The law of the instrument results in part from déformation professionelle, which is the tendency to evaluate situations from the perspective of one’s profession. It also arises from a bias referred to as the Einstellung effect, which suggests that our previous problem-solving experiences lead to associative learning, causing us to associate new problems with ones we have previously encountered.
The French term “déformation professionnelle” refers to a cognitive bias that leads people to view the world through the lens of their profession. It is not surprising that our areas of expertise, which we dedicate so much of our time to, would influence the way we interpret events. Take a college party, for instance. A doctor may raise concerns over the repercussions excessive alcohol consumption may have on students’ livers in the long run and take note of the increased risk of sexually transmitted diseases. A psychologist, on the other hand, may be preoccupied with the effects of marijuana on the developing brain and the students’ risks of developing substance abuse disorders. Finally, a police officer may view the party as disruptive to the neighbors and take issue with underage drinking and the consumption of illicit substances.
Déformation professionnelle can lead to the law of the instrument when people with a certain area of expertise attempt to generalize their field-specific skills in other contexts. It makes sense that this would occur; it may be challenging for a doctor to think like a physicist, and vice versa, because they likely are faced with very different problems in the workplace. To account for this, it is useful for companies or laboratories that require diverse skill sets to hire a multidisciplinary team. By bringing multiple expert points of view to the table, it is more likely that the most effective and efficient solution will be found.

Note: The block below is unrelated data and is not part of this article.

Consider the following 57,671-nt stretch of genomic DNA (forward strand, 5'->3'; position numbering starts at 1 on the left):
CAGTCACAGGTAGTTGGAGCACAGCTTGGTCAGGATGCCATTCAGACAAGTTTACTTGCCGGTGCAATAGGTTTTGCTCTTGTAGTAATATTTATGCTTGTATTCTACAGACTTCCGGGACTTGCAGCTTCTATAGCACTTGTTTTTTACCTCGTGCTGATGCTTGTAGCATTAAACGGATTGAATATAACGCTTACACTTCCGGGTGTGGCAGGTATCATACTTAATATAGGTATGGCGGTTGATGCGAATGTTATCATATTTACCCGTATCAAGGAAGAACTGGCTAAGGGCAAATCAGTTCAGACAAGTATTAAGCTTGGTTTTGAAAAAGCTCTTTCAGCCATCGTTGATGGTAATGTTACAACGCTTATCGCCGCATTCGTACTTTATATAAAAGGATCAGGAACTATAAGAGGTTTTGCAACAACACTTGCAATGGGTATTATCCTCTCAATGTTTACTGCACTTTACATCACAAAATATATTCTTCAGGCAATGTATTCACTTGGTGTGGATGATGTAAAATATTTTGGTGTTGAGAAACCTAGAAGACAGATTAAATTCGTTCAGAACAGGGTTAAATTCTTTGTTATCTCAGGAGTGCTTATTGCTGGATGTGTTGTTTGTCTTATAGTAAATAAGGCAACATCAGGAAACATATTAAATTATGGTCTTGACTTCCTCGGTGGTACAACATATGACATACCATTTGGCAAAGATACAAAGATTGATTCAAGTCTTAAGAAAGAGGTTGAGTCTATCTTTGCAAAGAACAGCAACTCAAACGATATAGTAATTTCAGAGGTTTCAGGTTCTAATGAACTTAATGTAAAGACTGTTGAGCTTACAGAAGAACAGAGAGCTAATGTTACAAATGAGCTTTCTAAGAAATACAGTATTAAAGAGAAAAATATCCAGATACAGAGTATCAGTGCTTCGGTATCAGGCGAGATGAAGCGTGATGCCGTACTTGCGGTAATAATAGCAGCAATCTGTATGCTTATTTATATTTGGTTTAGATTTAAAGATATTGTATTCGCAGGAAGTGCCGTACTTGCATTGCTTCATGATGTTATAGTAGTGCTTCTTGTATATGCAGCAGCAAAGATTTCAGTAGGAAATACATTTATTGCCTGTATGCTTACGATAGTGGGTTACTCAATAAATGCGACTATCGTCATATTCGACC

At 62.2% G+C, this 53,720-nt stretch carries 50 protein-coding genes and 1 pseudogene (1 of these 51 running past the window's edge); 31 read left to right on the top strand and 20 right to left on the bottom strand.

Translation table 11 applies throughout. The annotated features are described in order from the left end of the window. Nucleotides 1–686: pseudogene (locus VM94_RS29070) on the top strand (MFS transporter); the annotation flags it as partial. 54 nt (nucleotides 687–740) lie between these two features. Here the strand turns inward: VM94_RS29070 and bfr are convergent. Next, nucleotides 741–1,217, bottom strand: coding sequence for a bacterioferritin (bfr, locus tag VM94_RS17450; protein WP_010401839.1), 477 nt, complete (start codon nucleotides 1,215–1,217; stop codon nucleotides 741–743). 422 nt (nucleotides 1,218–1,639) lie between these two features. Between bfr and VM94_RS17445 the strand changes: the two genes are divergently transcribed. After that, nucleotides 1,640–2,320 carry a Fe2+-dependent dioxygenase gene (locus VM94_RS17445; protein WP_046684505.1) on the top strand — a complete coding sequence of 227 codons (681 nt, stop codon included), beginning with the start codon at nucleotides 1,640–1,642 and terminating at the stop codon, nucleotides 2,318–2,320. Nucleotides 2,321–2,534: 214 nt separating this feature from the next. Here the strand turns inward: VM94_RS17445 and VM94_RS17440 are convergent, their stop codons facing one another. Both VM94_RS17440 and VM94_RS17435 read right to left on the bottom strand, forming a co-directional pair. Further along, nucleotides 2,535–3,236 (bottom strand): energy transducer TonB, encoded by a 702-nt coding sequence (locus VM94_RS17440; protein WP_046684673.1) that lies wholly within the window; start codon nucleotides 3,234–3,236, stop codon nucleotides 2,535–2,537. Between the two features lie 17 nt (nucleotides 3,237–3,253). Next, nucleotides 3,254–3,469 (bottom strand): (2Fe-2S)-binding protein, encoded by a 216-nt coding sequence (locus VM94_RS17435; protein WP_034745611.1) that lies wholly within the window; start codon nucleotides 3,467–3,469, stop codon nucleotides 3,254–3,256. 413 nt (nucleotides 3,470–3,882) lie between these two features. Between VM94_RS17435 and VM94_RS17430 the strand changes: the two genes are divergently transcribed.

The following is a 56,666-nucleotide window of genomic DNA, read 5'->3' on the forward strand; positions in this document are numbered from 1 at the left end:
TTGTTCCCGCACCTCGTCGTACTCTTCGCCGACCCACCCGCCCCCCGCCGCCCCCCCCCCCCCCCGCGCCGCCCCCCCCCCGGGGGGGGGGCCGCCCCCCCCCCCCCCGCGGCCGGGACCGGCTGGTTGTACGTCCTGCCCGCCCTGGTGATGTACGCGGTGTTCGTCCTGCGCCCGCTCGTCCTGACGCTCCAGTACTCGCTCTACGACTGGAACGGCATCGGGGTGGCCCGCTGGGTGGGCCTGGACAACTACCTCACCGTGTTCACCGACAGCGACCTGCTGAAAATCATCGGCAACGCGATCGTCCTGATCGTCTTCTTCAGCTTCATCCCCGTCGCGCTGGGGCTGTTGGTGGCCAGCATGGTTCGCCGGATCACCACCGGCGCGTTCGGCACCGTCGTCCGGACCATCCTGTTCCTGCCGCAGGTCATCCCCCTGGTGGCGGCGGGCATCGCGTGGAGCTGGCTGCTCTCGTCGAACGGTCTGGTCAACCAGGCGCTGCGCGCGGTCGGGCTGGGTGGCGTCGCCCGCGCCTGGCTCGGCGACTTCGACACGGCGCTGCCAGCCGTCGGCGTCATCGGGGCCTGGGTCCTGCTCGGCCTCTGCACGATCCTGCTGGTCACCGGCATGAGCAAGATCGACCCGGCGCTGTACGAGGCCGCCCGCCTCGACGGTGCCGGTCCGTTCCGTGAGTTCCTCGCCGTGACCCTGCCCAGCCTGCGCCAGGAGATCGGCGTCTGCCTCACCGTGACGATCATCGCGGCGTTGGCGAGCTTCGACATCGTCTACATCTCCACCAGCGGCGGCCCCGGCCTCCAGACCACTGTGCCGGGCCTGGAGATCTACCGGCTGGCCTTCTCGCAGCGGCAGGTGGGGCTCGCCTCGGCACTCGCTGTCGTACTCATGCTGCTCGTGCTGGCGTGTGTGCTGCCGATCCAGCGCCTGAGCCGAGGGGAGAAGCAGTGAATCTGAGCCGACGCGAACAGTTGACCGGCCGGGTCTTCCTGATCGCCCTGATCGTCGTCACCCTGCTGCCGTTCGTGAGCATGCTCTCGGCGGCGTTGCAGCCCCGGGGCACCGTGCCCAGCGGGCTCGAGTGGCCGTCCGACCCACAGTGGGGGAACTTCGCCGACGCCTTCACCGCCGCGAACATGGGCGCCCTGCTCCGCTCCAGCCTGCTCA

Another bias that may give rise to the law of the instrument is the Einstellung effect. Einstellung is the German word for “attitude”, and this effect refers to how our past experiences can prevent us from reaching the best solution to a given problem.
In theory, this effect is efficient. It allows us to come to a conclusion quickly, by bringing to mind a solution that worked well in a past situation that resembles the current context. The Einstellung effect is a by-product of the complex neurobiological processes that give rise to memory. Specifically, it has been suggested that it is the result of a phenomenon called synaptic plasticity. Synapses are the gaps between neurons, through which they are able to communicate. The theory put forth by Canadian psychologist Donald Hebb is that when two neurons are repeatedly activated together, the synaptic communication between them becomes stronger.3 Long term strengthening of synaptic communication is referred to as “long term potentiation”, which is a concept often cited as an important factor in memory and learning processes. This theory serves as an explanation for associative learning, which is when we come to associate a certain stimulus with a certain outcome, like how Ivan Pavlov trained his dogs to associate the sound of a bell with the reception of food.4 The Einstellung effect can be attributed to associative learning, as a current situation may remind us of a similar past situation, which we associate with a certain solution.
The Einstellung can result in the law of the instrument, as associating a current problem with a past problem can lead us to attempt to reuse a tool or skill that worked in the past to solve the problem at hand. However, even though the situations may be similar, there is no guarantee that the best solution will be the same. Instead of resorting to a strategy that worked well in the past, it is better to consider several possible approaches and select the one that fits the current context best.